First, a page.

The topic of 'cage farming' was suggested by the RSPCA, who agreed to share this article on their social media channels if we wrote an article on this issue. Polity did not receive any form of payment, nor did the RSPCA have any editorial input in the writing of this article.
On Monday the 27th of November, the public were invited to comment on the draft for a new set of national standards and guidelines for poultry welfare. These guidelines dictate how poultry (chickens) should be commercially farmed in Australia.
This draft, notably, did not include the banning of the use of battery cages, a controversial system for the farming of chicken eggs. This has resulted in some stating that the new standards fail to make any meaningful improvement to animal welfare standards.
Battery cages are small cages, which houses 4-6 a chickens, with each hen allowed the space of an A4 sheet of paper for the duration of their lives. This system allows for a lower cost of production, & reduction in disease & social conflict between chickens.
Because of how small these cages are, the hens housed within them are unable to perform many of their natural behaviours, such as spreading their wings, pecking, and dustbathing. This results in many detrimental effects to chickens such as:
The disintegration of their bones from not being able to move, leading to the development of chronic diseases such as 'cage layer fatigue'; where hens become so weak as to lose their ability to move.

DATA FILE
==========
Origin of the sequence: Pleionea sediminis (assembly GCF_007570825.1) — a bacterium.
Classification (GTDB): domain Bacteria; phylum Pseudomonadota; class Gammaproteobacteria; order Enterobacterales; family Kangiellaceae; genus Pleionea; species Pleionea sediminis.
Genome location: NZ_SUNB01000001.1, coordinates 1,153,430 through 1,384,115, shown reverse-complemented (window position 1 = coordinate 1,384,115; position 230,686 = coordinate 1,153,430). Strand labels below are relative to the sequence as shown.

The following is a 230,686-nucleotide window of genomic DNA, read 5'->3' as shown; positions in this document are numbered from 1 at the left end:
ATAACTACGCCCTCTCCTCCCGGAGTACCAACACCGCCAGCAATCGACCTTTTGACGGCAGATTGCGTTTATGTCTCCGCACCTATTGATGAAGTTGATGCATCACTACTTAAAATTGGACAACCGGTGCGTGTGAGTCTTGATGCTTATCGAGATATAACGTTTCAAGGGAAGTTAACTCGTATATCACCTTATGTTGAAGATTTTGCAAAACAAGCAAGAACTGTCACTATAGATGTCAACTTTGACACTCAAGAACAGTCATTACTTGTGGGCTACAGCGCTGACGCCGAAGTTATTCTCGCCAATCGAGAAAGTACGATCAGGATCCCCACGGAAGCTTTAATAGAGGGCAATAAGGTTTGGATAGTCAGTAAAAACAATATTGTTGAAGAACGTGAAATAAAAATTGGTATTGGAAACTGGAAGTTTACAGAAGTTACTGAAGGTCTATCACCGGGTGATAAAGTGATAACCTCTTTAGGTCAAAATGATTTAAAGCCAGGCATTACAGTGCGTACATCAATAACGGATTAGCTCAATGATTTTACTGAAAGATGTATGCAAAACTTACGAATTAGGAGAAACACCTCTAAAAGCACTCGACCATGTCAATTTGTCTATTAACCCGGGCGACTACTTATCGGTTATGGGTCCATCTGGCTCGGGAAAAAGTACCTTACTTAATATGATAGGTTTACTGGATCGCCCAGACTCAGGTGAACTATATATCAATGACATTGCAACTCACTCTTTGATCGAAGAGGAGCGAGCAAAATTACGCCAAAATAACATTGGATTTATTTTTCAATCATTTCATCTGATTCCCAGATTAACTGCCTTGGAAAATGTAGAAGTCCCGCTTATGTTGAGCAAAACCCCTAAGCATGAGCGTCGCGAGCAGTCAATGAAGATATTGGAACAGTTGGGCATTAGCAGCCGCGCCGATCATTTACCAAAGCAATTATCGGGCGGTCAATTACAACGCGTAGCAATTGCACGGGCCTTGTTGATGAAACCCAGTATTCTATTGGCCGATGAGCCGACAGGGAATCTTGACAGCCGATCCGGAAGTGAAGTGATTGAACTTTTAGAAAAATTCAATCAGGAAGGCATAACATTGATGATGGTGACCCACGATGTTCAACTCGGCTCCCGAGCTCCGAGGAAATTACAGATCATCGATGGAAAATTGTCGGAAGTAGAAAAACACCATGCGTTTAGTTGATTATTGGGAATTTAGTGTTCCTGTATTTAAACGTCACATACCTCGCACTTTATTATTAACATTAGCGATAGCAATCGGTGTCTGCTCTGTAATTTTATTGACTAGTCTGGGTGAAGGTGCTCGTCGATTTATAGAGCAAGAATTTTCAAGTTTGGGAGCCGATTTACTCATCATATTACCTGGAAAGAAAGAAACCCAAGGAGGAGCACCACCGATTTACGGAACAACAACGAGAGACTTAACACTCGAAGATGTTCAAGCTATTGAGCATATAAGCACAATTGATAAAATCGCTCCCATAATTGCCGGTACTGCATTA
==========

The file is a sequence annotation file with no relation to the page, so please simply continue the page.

The requirement to practice beak-trimming (the partial removal of a chicken's beak), to reduce the harmful effects of pecking and cannibalism induced from being housed in such a confined area. There is evidence to show that acute pain is felt by chickens who have had their beaks trimmed.
Chickens show a surprisingly high level of intelligence, and may even be sensitive to the welfare of its peers. Thus, being enclosed in such a small space for the duration of their lives puts a lot of psychological stress on the chickens.
It is because of these concerns that the use of battery cages have been banned in 29 countries & some American states, including all countries in the European Union, the UK, & Switzerland. In addition, New Zealand and Canada are currently phasing out battery cages.
Egg farming is a $848m industry in Australia, & almost three quarters of all eggs produced in Australia are from battery cages.
Should Australia phase out
the use of battery cages?
Huffington Post, 'The Cruelest of All Factory Farm Products: Eggs From Caged Hens'
The Conversation, 'It’s no yolk: grocery giants commit to animal welfare initiatives'
The Conversation, 'The limit of labels: ethical food is more than consumer choice'
World's Poultry Science Journal, 'The welfare of layer hens in cage and cage-free housing systems'; Agriculture Victoria, 'Farmed Bird Welfare Science Review'
Star Tribune, 'Counterpoint: The downside of cage-free eggs'
LayWel, 'Advantages and disadvantages of different housing systems for the welfare of laying hens', European Commission, 'Animal welfare in practice: Laying hens'